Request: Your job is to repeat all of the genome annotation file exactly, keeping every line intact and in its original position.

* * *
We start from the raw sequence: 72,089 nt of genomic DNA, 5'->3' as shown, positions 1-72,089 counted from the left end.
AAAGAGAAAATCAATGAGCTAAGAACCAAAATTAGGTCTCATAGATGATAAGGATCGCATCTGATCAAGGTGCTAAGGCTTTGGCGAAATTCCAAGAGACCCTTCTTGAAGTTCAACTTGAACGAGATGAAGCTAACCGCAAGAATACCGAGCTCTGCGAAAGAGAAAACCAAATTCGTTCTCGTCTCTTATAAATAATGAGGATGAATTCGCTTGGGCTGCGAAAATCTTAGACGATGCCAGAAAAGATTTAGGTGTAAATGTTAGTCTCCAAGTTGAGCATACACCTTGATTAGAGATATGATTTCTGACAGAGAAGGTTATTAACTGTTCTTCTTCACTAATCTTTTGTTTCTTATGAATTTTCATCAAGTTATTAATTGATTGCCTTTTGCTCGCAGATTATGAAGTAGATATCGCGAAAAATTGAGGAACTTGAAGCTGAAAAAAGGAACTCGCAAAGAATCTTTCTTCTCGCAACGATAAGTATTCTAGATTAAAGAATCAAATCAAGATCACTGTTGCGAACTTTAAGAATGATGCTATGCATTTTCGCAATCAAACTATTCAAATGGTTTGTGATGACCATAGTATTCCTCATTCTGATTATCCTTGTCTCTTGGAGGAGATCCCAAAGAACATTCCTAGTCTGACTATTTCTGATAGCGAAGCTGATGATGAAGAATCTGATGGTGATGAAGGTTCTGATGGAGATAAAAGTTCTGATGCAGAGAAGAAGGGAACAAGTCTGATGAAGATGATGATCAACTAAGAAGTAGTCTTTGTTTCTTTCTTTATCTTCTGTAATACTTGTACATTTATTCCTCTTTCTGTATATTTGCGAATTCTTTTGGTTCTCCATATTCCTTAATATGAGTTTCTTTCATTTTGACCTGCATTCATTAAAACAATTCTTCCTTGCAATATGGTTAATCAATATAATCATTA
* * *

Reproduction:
We start from the raw sequence: 72,089 nt of genomic DNA, 5'->3' as shown, positions 1-72,089 counted from the left end.
AAAGAGAAAATCAATGAGCTAAGAACCAAAATTAGGTCTCATAGATGATAAGGATCGCATCTGATCAAGGTGCTAAGGCTTTGGCGAAATTCCAAGAGACCCTTCTTGAAGTTCAACTTGAACGAGATGAAGCTAACCGCAAGAATACCGAGCTCTGCGAAAGAGAAAACCAAATTCGTTCTCGTCTCTTATAAATAATGAGGATGAATTCGCTTGGGCTGCGAAAATCTTAGACGATGCCAGAAAAGATTTAGGTGTAAATGTTAGTCTCCAAGTTGAGCATACACCTTGATTAGAGATATGATTTCTGACAGAGAAGGTTATTAACTGTTCTTCTTCACTAATCTTTTGTTTCTTATGAATTTTCATCAAGTTATTAATTGATTGCCTTTTGCTCGCAGATTATGAAGTAGATATCGCGAAAAATTGAGGAACTTGAAGCTGAAAAAAGGAACTCGCAAAGAATCTTTCTTCTCGCAACGATAAGTATTCTAGATTAAAGAATCAAATCAAGATCACTGTTGCGAACTTTAAGAATGATGCTATGCATTTTCGCAATCAAACTATTCAAATGGTTTGTGATGACCATAGTATTCCTCATTCTGATTATCCTTGTCTCTTGGAGGAGATCCCAAAGAACATTCCTAGTCTGACTATTTCTGATAGCGAAGCTGATGATGAAGAATCTGATGGTGATGAAGGTTCTGATGGAGATAAAAGTTCTGATGCAGAGAAGAAGGGAACAAGTCTGATGAAGATGATGATCAACTAAGAAGTAGTCTTTGTTTCTTTCTTTATCTTCTGTAATACTTGTACATTTATTCCTCTTTCTGTATATTTGCGAATTCTTTTGGTTCTCCATATTCCTTAATATGAGTTTCTTTCATTTTGACCTGCATTCATTAAAACAATTCTTCCTTGCAATATGGTTAATCAATATAATCATTA